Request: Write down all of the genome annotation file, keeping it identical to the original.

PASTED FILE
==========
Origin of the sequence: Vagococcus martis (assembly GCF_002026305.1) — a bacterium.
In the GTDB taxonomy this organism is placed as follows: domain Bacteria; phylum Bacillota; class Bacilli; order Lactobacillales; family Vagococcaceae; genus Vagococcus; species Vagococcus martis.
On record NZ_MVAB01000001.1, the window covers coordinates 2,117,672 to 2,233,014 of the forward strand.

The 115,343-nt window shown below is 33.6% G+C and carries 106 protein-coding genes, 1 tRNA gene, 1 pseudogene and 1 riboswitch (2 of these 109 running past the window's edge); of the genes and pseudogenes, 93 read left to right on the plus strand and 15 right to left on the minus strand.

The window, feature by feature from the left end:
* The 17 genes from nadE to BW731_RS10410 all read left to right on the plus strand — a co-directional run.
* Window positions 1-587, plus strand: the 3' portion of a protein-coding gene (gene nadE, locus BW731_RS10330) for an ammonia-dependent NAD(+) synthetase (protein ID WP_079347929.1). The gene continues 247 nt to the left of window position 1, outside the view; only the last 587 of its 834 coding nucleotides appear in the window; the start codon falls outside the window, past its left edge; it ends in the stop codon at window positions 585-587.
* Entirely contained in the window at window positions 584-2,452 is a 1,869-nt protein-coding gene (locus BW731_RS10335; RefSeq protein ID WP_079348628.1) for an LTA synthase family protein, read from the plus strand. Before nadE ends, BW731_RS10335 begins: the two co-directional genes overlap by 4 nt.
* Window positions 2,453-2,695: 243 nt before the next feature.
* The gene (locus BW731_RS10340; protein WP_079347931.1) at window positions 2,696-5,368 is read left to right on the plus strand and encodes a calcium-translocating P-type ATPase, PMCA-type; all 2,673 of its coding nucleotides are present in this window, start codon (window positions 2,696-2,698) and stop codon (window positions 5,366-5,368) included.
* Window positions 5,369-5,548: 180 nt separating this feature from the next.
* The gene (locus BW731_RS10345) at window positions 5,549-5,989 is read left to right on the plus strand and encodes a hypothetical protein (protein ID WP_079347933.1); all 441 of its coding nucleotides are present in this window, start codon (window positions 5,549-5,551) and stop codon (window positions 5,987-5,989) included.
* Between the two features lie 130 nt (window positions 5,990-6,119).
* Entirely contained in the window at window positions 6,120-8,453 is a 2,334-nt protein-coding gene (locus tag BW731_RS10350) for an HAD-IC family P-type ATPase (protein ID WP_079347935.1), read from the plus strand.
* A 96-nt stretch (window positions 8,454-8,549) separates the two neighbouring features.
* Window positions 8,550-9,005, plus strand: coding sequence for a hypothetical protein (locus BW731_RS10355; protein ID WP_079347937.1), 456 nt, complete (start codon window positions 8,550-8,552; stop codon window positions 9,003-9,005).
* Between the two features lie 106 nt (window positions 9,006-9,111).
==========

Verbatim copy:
Origin of the sequence: Vagococcus martis (assembly GCF_002026305.1) — a bacterium.
In the GTDB taxonomy this organism is placed as follows: domain Bacteria; phylum Bacillota; class Bacilli; order Lactobacillales; family Vagococcaceae; genus Vagococcus; species Vagococcus martis.
On record NZ_MVAB01000001.1, the window covers coordinates 2,117,672 to 2,233,014 of the forward strand.

The 115,343-nt window shown below is 33.6% G+C and carries 106 protein-coding genes, 1 tRNA gene, 1 pseudogene and 1 riboswitch (2 of these 109 running past the window's edge); of the genes and pseudogenes, 93 read left to right on the plus strand and 15 right to left on the minus strand.

The window, feature by feature from the left end:
* The 17 genes from nadE to BW731_RS10410 all read left to right on the plus strand — a co-directional run.
* Window positions 1-587, plus strand: the 3' portion of a protein-coding gene (gene nadE, locus BW731_RS10330) for an ammonia-dependent NAD(+) synthetase (protein ID WP_079347929.1). The gene continues 247 nt to the left of window position 1, outside the view; only the last 587 of its 834 coding nucleotides appear in the window; the start codon falls outside the window, past its left edge; it ends in the stop codon at window positions 585-587.
* Entirely contained in the window at window positions 584-2,452 is a 1,869-nt protein-coding gene (locus BW731_RS10335; RefSeq protein ID WP_079348628.1) for an LTA synthase family protein, read from the plus strand. Before nadE ends, BW731_RS10335 begins: the two co-directional genes overlap by 4 nt.
* Window positions 2,453-2,695: 243 nt before the next feature.
* The gene (locus BW731_RS10340; protein WP_079347931.1) at window positions 2,696-5,368 is read left to right on the plus strand and encodes a calcium-translocating P-type ATPase, PMCA-type; all 2,673 of its coding nucleotides are present in this window, start codon (window positions 2,696-2,698) and stop codon (window positions 5,366-5,368) included.
* Window positions 5,369-5,548: 180 nt separating this feature from the next.
* The gene (locus BW731_RS10345) at window positions 5,549-5,989 is read left to right on the plus strand and encodes a hypothetical protein (protein ID WP_079347933.1); all 441 of its coding nucleotides are present in this window, start codon (window positions 5,549-5,551) and stop codon (window positions 5,987-5,989) included.
* Between the two features lie 130 nt (window positions 5,990-6,119).
* Entirely contained in the window at window positions 6,120-8,453 is a 2,334-nt protein-coding gene (locus tag BW731_RS10350) for an HAD-IC family P-type ATPase (protein ID WP_079347935.1), read from the plus strand.
* A 96-nt stretch (window positions 8,454-8,549) separates the two neighbouring features.
* Window positions 8,550-9,005, plus strand: coding sequence for a hypothetical protein (locus BW731_RS10355; protein ID WP_079347937.1), 456 nt, complete (start codon window positions 8,550-8,552; stop codon window positions 9,003-9,005).
* Between the two features lie 106 nt (window positions 9,006-9,111).